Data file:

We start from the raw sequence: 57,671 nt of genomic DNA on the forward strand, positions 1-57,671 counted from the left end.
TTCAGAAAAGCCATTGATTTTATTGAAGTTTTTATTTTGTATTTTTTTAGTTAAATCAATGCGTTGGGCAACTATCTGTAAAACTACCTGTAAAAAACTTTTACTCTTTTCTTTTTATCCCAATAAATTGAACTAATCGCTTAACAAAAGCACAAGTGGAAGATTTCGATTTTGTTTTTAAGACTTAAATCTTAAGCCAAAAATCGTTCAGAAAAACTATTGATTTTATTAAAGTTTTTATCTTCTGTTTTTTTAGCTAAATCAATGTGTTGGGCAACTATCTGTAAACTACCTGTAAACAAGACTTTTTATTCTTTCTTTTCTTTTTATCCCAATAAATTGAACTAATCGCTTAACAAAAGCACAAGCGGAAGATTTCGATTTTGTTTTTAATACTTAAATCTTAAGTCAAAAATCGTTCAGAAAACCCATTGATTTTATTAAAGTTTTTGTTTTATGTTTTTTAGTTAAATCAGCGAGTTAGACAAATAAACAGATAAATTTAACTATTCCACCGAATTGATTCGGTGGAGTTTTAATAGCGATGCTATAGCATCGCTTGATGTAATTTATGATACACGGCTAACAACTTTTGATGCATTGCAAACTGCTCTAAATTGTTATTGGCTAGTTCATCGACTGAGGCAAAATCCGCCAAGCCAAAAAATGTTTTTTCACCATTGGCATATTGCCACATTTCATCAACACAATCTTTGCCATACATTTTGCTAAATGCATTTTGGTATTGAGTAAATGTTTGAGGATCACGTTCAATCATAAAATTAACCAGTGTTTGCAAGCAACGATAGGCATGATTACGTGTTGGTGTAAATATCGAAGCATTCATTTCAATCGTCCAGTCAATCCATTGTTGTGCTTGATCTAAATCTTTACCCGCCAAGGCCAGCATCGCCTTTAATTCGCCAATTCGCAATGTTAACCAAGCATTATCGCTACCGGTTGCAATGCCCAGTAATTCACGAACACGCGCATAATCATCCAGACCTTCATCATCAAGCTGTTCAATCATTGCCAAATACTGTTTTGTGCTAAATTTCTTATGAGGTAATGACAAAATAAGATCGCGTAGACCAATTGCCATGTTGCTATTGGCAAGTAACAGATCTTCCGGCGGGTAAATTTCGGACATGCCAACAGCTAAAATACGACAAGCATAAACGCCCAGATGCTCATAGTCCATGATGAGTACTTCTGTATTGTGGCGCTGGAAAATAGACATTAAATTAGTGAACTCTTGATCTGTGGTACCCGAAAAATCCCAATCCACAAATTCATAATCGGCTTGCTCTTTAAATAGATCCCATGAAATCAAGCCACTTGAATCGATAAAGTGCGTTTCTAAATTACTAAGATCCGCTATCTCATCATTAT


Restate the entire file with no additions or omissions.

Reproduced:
We start from the raw sequence: 57,671 nt of genomic DNA on the forward strand, positions 1-57,671 counted from the left end.
TTCAGAAAAGCCATTGATTTTATTGAAGTTTTTATTTTGTATTTTTTTAGTTAAATCAATGCGTTGGGCAACTATCTGTAAAACTACCTGTAAAAAACTTTTACTCTTTTCTTTTTATCCCAATAAATTGAACTAATCGCTTAACAAAAGCACAAGTGGAAGATTTCGATTTTGTTTTTAAGACTTAAATCTTAAGCCAAAAATCGTTCAGAAAAACTATTGATTTTATTAAAGTTTTTATCTTCTGTTTTTTTAGCTAAATCAATGTGTTGGGCAACTATCTGTAAACTACCTGTAAACAAGACTTTTTATTCTTTCTTTTCTTTTTATCCCAATAAATTGAACTAATCGCTTAACAAAAGCACAAGCGGAAGATTTCGATTTTGTTTTTAATACTTAAATCTTAAGTCAAAAATCGTTCAGAAAACCCATTGATTTTATTAAAGTTTTTGTTTTATGTTTTTTAGTTAAATCAGCGAGTTAGACAAATAAACAGATAAATTTAACTATTCCACCGAATTGATTCGGTGGAGTTTTAATAGCGATGCTATAGCATCGCTTGATGTAATTTATGATACACGGCTAACAACTTTTGATGCATTGCAAACTGCTCTAAATTGTTATTGGCTAGTTCATCGACTGAGGCAAAATCCGCCAAGCCAAAAAATGTTTTTTCACCATTGGCATATTGCCACATTTCATCAACACAATCTTTGCCATACATTTTGCTAAATGCATTTTGGTATTGAGTAAATGTTTGAGGATCACGTTCAATCATAAAATTAACCAGTGTTTGCAAGCAACGATAGGCATGATTACGTGTTGGTGTAAATATCGAAGCATTCATTTCAATCGTCCAGTCAATCCATTGTTGTGCTTGATCTAAATCTTTACCCGCCAAGGCCAGCATCGCCTTTAATTCGCCAATTCGCAATGTTAACCAAGCATTATCGCTACCGGTTGCAATGCCCAGTAATTCACGAACACGCGCATAATCATCCAGACCTTCATCATCAAGCTGTTCAATCATTGCCAAATACTGTTTTGTGCTAAATTTCTTATGAGGTAATGACAAAATAAGATCGCGTAGACCAATTGCCATGTTGCTATTGGCAAGTAACAGATCTTCCGGCGGGTAAATTTCGGACATGCCAACAGCTAAAATACGACAAGCATAAACGCCCAGATGCTCATAGTCCATGATGAGTACTTCTGTATTGTGGCGCTGGAAAATAGACATTAAATTAGTGAACTCTTGATCTGTGGTACCCGAAAAATCCCAATCCACAAATTCATAATCGGCTTGCTCTTTAAATAGATCCCATGAAATCAAGCCACTTGAATCGATAAAGTGCGTTTCTAAATTACTAAGATCCGCTATCTCATCATTAT